The district that received the largest amount of stimulus funding in the 4th Quarter of 2009, according to de Rugy’s tally, is California’s 5th Congressional District. Is there anything notable about the 5th Congressional? Well, it is home to the state capital, Sacramento. Let’s keep that in mind.
Next on the list is New York’s 21st Congressional District. The largest city in the 21st is the state capital of New York, Albany.
Third is the 21st Congressional District of Texas. It contains parts of Texas’ state capital, the wonderful city of Austin. (Another district that contains parts of Austin — the 25th — ranks 14th on de Rugy’s list.)
At this point, it ought to be pretty obvious what is going on. The three districts receiving the largest amount of stimulus funds are home to the capitals of the three largest states — New York, California, and Texas. Let’s pause for a moment and make a bold prediction. I’ll bet you that the district that ranks 4th on the list will contain the capital of the 4th largest state, Florida.
Bingo. Up 4th on the list is Florida’s 2nd Congressional, home to Tallahassee.
Fifth is Pennsylvania’s 17th, which hosts the state capital, Harrisburg.
The sixth through tenth districts contain the capital cities of other large states: Ohio, Georgia, Michigan, Illinois and New Jersey, respectively. They are followed by districts that include the state capitals of Indiana, Tennessee, Virginia — then another part of Austin, Texas — then Arizona, Missouri, North Carolina and Wisconsin. Finally, in 19th place is South Carolina’s 3rd Congressional District, which does not host a state capital. (Ironically, it has elected a Republican — J. Gresham Barrett — to the Congress).
This, of course, makes perfect sense. A lot of stimulus funds are distributed to state agencies, which are then responsible for allocating and administering the funds to the presumed benefit of citizens throughout the state. These state agencies, of course, are usually located in or near the state capital.
Something similar occurs with scholars who get hot under the collar over the distribution of New Deal construction funds to the West and South. It’s politics! Because the western states were swing states, and the southern states were loyal Democratic states! Or perhaps it was because the West and the South were the parts of the country that most needed infrastructure spending and that would benefit most from it, and it was much cheaper to build in western states where the federal government already owned the land anyway.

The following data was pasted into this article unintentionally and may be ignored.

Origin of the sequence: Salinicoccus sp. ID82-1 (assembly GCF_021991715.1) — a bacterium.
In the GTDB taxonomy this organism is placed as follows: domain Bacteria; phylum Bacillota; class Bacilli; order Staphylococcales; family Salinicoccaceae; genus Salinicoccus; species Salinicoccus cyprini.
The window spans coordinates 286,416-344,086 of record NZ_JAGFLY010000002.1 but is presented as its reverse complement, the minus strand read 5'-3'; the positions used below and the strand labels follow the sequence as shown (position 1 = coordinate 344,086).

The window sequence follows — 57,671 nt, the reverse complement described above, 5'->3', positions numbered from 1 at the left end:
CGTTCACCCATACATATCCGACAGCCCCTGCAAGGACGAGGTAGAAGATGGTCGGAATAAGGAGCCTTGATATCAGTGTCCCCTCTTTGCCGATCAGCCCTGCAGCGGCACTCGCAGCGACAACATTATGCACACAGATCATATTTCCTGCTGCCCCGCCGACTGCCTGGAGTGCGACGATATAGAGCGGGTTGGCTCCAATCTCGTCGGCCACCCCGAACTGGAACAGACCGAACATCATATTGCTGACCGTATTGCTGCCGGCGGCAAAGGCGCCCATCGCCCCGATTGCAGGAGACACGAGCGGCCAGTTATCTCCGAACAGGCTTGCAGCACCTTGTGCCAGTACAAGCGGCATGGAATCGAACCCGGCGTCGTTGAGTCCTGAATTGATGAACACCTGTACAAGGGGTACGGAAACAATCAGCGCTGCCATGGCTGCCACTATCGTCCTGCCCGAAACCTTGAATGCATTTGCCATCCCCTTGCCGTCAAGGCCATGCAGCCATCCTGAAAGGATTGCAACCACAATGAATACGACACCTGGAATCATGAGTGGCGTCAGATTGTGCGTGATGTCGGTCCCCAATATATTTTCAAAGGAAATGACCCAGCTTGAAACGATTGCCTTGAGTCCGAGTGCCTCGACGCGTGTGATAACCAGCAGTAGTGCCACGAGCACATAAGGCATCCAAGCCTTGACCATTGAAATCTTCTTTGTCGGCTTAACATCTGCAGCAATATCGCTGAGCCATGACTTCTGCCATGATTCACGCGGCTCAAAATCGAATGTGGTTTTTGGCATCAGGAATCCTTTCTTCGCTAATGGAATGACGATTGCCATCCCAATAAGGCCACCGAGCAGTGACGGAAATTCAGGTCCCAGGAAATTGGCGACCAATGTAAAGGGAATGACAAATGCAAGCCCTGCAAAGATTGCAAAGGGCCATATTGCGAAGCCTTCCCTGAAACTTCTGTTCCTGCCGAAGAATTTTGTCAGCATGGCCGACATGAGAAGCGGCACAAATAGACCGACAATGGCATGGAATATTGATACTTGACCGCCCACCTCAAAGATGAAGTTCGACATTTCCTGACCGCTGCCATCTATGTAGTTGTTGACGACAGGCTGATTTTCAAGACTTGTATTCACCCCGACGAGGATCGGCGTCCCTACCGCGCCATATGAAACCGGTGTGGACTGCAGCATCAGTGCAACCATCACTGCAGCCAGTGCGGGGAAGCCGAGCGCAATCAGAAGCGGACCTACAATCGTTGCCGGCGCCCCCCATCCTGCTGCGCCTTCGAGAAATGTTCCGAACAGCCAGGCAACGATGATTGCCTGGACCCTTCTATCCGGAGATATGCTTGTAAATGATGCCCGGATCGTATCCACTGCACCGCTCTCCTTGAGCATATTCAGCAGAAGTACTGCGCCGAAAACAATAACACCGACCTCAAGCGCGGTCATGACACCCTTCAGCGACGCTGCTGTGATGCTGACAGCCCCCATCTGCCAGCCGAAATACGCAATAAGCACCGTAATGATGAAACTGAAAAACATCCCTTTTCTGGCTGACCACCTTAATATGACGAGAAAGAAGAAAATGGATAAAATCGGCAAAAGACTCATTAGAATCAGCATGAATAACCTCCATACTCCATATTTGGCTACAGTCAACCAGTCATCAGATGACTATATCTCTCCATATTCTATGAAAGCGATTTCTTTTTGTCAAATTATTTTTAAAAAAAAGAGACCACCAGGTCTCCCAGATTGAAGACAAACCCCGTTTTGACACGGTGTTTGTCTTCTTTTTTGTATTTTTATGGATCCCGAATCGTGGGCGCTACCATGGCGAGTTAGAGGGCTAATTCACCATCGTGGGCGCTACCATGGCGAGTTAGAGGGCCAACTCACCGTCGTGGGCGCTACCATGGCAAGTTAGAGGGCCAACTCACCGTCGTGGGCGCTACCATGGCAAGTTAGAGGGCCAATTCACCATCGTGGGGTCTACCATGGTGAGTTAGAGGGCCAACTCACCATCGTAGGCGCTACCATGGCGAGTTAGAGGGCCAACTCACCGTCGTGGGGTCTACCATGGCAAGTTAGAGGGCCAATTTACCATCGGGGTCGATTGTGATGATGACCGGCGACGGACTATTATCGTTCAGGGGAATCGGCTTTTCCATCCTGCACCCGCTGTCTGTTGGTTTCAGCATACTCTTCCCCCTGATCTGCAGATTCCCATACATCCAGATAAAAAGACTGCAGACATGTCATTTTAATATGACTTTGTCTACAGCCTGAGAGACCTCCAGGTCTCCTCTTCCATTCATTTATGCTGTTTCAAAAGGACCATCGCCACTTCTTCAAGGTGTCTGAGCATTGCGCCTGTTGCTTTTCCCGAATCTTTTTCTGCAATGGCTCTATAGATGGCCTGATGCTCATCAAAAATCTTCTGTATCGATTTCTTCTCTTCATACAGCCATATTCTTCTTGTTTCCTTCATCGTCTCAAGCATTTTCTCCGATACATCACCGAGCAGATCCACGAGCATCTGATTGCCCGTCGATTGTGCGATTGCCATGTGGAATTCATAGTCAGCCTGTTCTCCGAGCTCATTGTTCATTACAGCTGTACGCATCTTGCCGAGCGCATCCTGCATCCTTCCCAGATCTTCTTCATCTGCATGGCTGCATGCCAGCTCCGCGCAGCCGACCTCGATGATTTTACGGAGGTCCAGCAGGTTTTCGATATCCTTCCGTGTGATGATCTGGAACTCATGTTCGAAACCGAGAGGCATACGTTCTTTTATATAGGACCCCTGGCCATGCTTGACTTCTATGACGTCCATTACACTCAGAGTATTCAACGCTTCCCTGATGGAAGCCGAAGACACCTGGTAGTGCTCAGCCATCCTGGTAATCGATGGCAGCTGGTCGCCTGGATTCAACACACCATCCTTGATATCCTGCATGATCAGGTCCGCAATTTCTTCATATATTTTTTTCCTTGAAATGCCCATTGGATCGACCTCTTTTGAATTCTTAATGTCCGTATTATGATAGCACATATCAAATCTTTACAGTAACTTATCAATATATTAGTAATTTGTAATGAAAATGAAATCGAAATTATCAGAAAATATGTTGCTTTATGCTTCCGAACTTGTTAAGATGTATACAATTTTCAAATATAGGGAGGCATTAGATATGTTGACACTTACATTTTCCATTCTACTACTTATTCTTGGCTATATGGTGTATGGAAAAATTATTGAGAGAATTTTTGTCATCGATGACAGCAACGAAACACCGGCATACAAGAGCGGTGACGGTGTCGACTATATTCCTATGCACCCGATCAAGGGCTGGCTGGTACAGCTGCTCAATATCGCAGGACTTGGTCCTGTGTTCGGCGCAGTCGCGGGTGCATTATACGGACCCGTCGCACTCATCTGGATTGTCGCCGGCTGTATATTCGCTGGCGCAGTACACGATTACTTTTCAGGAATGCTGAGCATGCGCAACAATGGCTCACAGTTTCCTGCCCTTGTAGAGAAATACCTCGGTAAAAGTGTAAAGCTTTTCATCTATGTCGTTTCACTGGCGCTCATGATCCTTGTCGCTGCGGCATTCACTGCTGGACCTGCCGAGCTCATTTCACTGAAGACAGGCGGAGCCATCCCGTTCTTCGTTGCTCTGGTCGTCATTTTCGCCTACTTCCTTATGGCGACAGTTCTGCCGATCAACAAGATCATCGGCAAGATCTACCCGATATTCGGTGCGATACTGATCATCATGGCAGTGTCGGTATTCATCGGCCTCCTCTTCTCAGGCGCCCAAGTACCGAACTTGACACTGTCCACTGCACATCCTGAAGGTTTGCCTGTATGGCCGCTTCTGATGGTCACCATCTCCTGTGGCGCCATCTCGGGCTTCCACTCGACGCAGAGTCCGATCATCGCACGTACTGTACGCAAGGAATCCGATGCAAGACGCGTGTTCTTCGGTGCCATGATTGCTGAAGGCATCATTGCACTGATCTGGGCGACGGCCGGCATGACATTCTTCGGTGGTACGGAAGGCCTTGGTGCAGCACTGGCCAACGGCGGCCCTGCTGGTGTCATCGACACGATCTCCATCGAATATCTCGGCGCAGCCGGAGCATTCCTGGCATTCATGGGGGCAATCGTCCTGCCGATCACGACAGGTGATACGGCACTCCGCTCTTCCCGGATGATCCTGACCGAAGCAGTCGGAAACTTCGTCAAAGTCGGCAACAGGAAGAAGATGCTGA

Today brings another installment of “there is too interesting and nontrivial scholarship in today’s scholarly history journals,” this one drawn from the flagship journal of US history. The article touches on two of my favorite topics. One, I’ll grant, is a favorite for purely sentimental reasons: my native heath. The other, though, is of long-standing scholarly interest to this blog: the New Deal.
Elna C. Green, “Relief from Relief: The Tampa Sewing-Room Strike of 1937 and the Right to Welfare,” Journal of American History 95, no. 4 (March 2009). Accessed July 7, 2009, here.
SOME NONTRIVIAL QUESTIONS RAISED
How did WPA workers think of themselves—as workers, or as recipients of welfare? How did their employer, the state, see them in return?
Read the rest of this entry »
Scott McLemee has a great interview with Jeet Heer, on the original Little Orphan Annie:
In 1931, Daddy Warbucks loses his fortune to unscrupulous Wall Street speculators, is blinded, and lives for a time as a street beggar. But after hitting bottom he regains his fighting spirit and outwits the Wall Street sharks who brought him and America low. By 1932, the villains in the strip are increasingly identified with the political left: snide bohemian intellectuals who mock traditional values, upper-crust class traitors who give money to communists, officious bureaucrats who hamper big business, corrupt labour union leaders who sabotage industry, demagogic politicians who stir up class envy in order to win elections, and busybody social workers who won’t let a poor orphan girl work for a living because of their silly child labor laws. Gray started to identify liberalism with elitism, a potent bit of political framing which continues to shape political discourse in American today.
This is the good stuff—undiluted crazy ignorance—as peddled on the floor of the United States House of Representatives.
FDR wanted so badly to cause the Depression he traveled back in time to get a bad law passed, and for good measure, took a side trip so he could pick up the Reverend Spooner to make the name of the act even sillier.
For bonus points, Coolidge was apparently president during the recession of 1920-21.
[Editor’s note: Our good friend, awc, elaborating on this comment, sends along the following from the far eastern edge of the American West. Thanks, awc.]
Politico’s recent feature on Amity Shlaes’ The Forgotten Man is an example of one of my pet peeves: the evaluation of economic policy in terms of statistical factors like growth, the stock market, and unemployment rather than systemic qualities like equality. The piece discusses the popularity of the book among D.C. conservatives, briefing mentioning Professors Rauchway and Krugman, who have skillfully defended the efficacy of New Deal recovery policies. When Shlaes responds that she intended the book to question the ethics of the New Deal, not just its utility, Politico simply drops the pretense of debate. They ask neither scholars nor ordinary folks to evaluate her celebration of the poor beleaguered corporation. The result is an article that presumes that New Deal laws can be defended only as spurs to recovery, not as devices for promoting a better society.